Developing Health & Wellbeing Policies for the Workplace:

Menopause and other Women’s Health

Building a workplace that inclusively protects, promotes, and supports employee wellbeing is no easy task but a specific workplace health and wellbeing policy is a great starting point. A policy can range from a simple statement of intent to a more complex set of guidelines that considers the many facets of wellbeing. Either way, developing a wellbeing policy demonstrates a clear commitment to your employees and provides an effective framework that guides actions and decision-making with a consistent approach.

To me, health and wellbeing in the workplace is all about creating an environment where employees can thrive, despite the challenges that life throws our way. By putting the right framework in place to prevent ill-health, promote good health and wellbeing, and give support where needed, work can actually be a source of health, bringing benefits for employees and organisations alike.

On a personal level, employees who are supported will feel more cared for, healthier, happier, and more engaged. Healthy employees will work for longer and organisations will see a reduction in sickness absence and an increase in productivity.¹ Other advantages include reduced staff turnover, increased employee satisfaction leading to a better company profile, competitiveness, and profitability.²

Menopause and other Women’s* Health Policies

Women’s health has long been a subject not openly discussed, often surrounded by a sense of shame or embarrassment, not only in the workplace but in society generally. Thankfully naturally occurring stages of a women’s life that may give rise to women’s health problems such as menopause transition and menstruation are no longer quite the taboo subject they once were. We are beginning to have conversations however, there is still a long way to go to make workplaces the supportive environment they need to be for women experiencing specific health issues.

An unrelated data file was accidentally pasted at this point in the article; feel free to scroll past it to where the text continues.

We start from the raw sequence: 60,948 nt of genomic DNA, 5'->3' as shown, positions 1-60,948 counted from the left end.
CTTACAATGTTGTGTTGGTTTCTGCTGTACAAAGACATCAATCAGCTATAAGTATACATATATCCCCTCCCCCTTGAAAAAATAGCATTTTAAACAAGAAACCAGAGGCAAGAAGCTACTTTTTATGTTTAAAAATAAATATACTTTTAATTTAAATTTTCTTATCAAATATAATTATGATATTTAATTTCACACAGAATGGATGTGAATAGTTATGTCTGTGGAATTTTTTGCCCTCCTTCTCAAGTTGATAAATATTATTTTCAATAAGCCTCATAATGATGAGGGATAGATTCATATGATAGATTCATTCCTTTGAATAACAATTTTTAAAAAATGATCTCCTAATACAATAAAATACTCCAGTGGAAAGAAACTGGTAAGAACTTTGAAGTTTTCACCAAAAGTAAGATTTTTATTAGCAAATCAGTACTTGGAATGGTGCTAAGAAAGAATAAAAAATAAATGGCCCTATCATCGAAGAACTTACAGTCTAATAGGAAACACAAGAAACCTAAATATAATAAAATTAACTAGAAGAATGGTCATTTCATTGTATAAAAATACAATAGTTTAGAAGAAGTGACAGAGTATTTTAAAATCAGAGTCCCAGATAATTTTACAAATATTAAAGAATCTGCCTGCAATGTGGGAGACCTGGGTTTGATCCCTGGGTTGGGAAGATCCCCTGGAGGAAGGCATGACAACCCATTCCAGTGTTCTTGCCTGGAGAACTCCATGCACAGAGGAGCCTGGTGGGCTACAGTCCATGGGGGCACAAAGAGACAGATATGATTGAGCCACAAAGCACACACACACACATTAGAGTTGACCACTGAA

In the 2022 Health and Wellbeing at Work survey report from CIPD, out of 800 companies that were surveyed, just 30% considered menopause transition to a large or moderate extent, with 41% not considering it at all. For menstrual health, only 11% considered it to a large or moderate extent with 65% not considering it at all.³

By putting a menopause or women’s health policy in place that shows compassion and understanding, organisations can help alleviate some of the physical symptoms and emotional distress that women’s health issues can bring and retain some of their top talent in the process.

The level of support available for menopause transition, menstruation, working during pregnancy, returning to work after maternity leave, and fertility issues (for both women and men) will have implications on the health, wellbeing, and ability to work of anyone who is affected by them.

Policies for specific areas of wellbeing can be either stand alone or integrated into existing policies. The important thing to consider is that your policies take an evidence-based approach that best support your colleagues whilst aligning with your organisational health and wellbeing objectives. Although a wellbeing policy is a great starting point to creating a healthier workplace, the next steps of effectively communicating your policy and putting it into practice are equally as important.

Join us for the next blog in this series where we discuss how putting policy into practice with a strategic approach can enhance the success of your employee wellbeing programme.


To speak with us about developing or revising your wellbeing policies get in touch on 020 3393 8172 or email


*We recognise that not everyone who experiences female reproductive health issues identifies as a woman therefore the term women refers to anyone assigned female at birth.

¹ ENWHP. (2007). Luxembourg Declaration on workplace health promotion in the European Union.
² PricewaterhouseCoopers (2008). Building the Case for Wellness. Department for Work and Pensions.
³ CIPD and Simply Health (2022). Health and Wellbeing at Work Report.

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